The Avalon Marshes has a very long history of peat extraction and use. Godwins peat are one of the principal peat companies and Ben Malin talked about modern day use. In contrast Avalon Marshes volunteer Peter Lander explained the peat industry of old. Peter, who lives in Meare, has put in well over 300 hours of his time researching the history of the Eclipse Peat Company who were primarily based at what is now Shapwick Heath NNR. The company were innovative in their uses of peat, even selling peat dust to the Americans as a premium grade product!

You can find out more and listen to the programme on BBC’s catch up, just open this link and click on the photo.

Helen with Richard Brunning                        Helen with Peter Lander

Helen Richard BBC Presenter Radio 4 Open Country

Copyright both images – BBC / FabProm

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Late last year Natural England launched a campaign to raise funds for a new hide at Shapwick Heath National Nature Reserve. The tower hide will be located on the main track through the reserve and will look out over the “Scrape”, which is a great site to see waders, and “70 acres”, which is a vast reedbed loved by Marsh Harrier, Bittern and Bearded Tit.

With reserve budgets tight and needing to cover its priority habitat condition work, the Natural England team at Shapwick Heath decided to try ‘crowdfunding’ as an innovative way to raise the money needed. The new hide will complement the existing hides which are becoming increasingly popular. With over 80,000 visitors a year, many regular visitors and a team of dedicated volunteers crowdfunding was seen as a way to harness the huge enthusiasm that exists for the area and the reserve and create a facility that will bring enjoyment to many.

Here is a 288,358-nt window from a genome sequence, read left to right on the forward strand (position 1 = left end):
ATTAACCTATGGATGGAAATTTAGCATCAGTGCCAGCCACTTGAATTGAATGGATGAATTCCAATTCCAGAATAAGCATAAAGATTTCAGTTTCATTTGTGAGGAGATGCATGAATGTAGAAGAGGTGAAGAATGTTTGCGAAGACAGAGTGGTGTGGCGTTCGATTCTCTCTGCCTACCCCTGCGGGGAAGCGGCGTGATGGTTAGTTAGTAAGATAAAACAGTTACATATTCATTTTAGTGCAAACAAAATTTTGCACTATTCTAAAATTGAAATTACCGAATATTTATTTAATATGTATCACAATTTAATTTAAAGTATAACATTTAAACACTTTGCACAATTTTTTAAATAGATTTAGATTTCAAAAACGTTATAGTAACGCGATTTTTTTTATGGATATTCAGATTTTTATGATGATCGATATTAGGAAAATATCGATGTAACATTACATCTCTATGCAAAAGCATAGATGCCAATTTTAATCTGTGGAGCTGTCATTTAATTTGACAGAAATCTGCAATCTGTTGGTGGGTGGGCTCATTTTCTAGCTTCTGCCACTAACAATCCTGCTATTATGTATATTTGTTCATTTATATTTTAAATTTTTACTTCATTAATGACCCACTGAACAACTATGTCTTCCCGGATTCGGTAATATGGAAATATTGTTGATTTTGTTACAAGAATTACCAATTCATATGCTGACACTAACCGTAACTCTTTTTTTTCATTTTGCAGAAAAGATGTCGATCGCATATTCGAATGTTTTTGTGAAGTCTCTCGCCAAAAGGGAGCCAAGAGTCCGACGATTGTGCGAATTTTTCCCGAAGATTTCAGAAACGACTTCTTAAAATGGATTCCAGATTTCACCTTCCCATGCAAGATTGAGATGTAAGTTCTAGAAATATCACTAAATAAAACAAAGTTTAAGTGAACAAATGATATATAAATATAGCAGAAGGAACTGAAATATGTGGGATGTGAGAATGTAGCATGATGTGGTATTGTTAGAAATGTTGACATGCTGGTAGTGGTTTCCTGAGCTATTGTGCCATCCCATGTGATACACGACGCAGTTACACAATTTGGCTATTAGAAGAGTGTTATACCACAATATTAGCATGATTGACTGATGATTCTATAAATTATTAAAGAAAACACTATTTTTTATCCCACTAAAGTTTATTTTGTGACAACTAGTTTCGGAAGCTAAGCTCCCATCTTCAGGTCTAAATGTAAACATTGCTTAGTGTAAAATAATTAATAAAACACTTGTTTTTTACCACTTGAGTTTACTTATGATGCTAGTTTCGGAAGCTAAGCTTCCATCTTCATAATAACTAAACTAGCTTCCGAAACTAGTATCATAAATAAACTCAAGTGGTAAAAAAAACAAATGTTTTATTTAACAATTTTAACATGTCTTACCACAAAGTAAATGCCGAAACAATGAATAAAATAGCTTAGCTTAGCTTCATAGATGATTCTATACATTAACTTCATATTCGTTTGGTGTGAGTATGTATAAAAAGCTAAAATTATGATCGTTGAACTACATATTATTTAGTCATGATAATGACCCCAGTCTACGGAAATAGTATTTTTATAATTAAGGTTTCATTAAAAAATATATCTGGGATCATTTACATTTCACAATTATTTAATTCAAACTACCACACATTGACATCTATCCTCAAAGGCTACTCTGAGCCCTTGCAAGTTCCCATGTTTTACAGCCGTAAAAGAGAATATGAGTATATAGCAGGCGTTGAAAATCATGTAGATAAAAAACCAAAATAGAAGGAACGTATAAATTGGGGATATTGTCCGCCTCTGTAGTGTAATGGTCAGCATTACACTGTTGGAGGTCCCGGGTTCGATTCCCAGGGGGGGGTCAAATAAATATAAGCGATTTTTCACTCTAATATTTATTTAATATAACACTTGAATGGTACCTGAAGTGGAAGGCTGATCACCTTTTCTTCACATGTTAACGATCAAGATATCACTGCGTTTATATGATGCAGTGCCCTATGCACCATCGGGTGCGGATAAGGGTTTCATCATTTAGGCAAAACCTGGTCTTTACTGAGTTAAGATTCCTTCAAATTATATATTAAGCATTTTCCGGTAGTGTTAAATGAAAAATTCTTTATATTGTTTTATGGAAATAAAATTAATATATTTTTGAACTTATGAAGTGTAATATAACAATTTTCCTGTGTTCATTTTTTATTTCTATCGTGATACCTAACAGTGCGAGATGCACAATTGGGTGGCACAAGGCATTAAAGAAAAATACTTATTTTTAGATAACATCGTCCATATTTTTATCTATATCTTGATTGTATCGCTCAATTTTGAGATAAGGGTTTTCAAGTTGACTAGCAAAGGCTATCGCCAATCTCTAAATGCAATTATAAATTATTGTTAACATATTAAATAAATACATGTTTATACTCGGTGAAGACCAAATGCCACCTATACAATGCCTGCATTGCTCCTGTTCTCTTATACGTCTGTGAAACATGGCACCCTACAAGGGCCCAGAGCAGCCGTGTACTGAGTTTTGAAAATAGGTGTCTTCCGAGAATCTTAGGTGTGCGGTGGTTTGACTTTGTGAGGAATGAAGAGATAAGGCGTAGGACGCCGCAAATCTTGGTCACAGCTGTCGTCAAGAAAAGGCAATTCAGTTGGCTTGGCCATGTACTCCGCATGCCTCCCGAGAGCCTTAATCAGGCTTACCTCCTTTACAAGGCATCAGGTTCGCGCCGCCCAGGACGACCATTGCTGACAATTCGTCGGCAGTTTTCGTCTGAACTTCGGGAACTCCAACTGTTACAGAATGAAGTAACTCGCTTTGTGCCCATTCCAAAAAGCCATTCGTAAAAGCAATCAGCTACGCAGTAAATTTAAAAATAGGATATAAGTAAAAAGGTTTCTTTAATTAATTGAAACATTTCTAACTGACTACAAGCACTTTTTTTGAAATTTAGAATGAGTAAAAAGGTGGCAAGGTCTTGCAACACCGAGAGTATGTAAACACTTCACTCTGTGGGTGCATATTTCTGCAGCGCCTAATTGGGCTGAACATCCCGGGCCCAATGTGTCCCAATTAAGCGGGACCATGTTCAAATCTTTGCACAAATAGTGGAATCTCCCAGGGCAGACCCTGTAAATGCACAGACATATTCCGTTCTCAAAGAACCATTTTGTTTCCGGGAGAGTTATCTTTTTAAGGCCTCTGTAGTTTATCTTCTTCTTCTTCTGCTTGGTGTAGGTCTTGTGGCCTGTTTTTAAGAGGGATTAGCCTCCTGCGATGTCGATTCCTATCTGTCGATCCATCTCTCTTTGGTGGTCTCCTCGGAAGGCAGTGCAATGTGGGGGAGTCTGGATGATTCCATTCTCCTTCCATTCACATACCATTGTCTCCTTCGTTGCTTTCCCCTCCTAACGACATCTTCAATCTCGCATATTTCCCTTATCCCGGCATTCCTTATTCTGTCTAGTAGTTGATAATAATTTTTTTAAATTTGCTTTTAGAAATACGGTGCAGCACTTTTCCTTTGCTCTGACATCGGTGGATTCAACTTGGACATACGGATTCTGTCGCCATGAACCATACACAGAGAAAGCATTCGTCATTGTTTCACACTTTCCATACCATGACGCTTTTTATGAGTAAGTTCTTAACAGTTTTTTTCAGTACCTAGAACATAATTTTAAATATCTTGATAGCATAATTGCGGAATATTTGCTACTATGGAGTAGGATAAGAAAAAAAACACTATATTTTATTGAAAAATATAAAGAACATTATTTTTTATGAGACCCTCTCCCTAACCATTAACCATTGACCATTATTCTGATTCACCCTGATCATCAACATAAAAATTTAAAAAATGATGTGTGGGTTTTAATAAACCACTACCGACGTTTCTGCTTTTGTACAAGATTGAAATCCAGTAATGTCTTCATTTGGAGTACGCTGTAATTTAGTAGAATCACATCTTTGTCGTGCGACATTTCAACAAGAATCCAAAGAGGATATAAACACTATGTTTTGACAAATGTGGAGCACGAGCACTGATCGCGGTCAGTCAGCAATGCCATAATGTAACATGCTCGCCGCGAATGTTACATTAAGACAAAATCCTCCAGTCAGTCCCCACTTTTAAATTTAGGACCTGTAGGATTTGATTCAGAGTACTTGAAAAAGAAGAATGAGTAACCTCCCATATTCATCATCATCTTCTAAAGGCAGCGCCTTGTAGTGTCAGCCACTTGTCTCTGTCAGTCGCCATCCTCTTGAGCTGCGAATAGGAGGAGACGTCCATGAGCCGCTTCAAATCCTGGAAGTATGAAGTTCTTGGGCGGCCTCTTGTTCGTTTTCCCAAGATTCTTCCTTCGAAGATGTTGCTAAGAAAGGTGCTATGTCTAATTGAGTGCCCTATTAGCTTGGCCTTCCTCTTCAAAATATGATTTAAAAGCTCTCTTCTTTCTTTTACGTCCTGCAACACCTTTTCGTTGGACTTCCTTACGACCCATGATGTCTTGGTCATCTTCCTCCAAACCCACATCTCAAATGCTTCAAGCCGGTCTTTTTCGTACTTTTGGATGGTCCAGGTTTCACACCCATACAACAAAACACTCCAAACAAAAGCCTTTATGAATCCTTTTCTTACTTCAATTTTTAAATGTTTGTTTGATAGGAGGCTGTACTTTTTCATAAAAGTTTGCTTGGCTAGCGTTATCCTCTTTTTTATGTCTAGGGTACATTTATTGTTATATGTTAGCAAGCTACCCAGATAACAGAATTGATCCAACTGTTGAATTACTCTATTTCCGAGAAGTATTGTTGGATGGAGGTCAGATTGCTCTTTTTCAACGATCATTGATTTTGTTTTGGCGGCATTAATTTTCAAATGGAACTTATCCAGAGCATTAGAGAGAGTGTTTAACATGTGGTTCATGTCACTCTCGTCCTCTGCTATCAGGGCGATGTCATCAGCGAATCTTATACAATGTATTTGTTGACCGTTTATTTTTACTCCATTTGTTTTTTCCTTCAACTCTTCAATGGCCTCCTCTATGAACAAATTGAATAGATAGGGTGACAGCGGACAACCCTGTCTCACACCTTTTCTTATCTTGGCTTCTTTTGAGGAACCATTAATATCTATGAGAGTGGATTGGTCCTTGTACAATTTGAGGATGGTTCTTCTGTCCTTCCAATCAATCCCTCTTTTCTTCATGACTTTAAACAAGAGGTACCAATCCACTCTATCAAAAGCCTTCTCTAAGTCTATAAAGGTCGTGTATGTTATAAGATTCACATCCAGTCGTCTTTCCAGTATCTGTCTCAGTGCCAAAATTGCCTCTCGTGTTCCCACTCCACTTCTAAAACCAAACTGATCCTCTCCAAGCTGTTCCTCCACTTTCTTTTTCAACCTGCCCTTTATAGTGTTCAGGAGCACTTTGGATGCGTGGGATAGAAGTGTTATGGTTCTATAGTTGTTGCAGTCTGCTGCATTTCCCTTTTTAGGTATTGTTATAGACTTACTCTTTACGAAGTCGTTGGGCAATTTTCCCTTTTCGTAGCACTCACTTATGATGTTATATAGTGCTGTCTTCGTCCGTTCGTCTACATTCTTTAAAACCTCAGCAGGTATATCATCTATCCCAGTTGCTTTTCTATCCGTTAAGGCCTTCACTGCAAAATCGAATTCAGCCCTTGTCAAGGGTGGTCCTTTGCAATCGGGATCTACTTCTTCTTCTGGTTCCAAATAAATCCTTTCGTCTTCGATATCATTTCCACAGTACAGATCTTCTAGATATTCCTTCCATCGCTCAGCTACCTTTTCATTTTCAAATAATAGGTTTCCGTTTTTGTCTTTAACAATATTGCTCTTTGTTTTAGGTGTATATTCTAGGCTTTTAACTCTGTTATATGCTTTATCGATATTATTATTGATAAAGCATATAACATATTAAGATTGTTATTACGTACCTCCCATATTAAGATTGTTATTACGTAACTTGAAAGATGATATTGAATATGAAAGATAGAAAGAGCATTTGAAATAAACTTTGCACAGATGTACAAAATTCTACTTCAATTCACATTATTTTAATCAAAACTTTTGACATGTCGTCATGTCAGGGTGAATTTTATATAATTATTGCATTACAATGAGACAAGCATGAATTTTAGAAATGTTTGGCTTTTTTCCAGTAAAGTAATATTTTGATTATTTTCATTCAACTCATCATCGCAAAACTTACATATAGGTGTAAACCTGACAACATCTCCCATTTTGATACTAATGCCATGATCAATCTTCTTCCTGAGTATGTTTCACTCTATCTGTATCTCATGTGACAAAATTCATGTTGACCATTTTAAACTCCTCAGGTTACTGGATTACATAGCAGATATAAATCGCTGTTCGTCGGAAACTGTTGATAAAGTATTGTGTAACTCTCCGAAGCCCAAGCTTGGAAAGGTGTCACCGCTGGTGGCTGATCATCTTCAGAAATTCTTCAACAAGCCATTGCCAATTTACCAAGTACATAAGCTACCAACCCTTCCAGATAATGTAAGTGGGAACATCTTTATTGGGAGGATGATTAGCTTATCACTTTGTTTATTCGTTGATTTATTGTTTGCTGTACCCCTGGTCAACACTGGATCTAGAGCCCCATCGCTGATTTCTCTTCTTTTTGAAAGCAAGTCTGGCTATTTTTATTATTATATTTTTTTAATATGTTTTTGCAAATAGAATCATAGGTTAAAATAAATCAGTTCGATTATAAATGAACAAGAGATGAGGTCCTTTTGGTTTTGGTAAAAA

To quote Natural England: “we were absolutely blown-away by the response we received! We not only met our target of £12,500 but exceeded our stretch target of £15,000 to eventually raise just over £17,500 to fund this fantastic project. We’d like to say a massive THANK YOU to everyone who shared, contributed and supported the campaign. We now have a tight schedule to get the hide built which will hopefully be in the Spring.”

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New fencing, tree surveys and otters galore; catch up with the past 3 months of activity on at Natural England’s Shapwick Heath National Nature Reserve (NNR) with issue 19 of the Shapwick Heath newsletter.

To download your free PDF copy click here

If you would like to receive your own quarterly copy contact Julie Merrett of Natural England:

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Would you like to expand your bird identification skills and log your sightings? If so this FREE workshop might be for you.  An expert, Su Gough from the British Trust for Ornithology (BTO), will provide tips on identifying birds by sight and sound in the classroom in the morning, and then lead a walk onto Shapwick Heath in the afternoon.

The day will run from 10am – 4pm on Wed 13 April and be held at the Avalon Marshes Centre, Westhay.  Refreshments provided but you will need a packed lunch and suitable outdoor attire.  To book a place or for more information please email or telephone 01458 860556.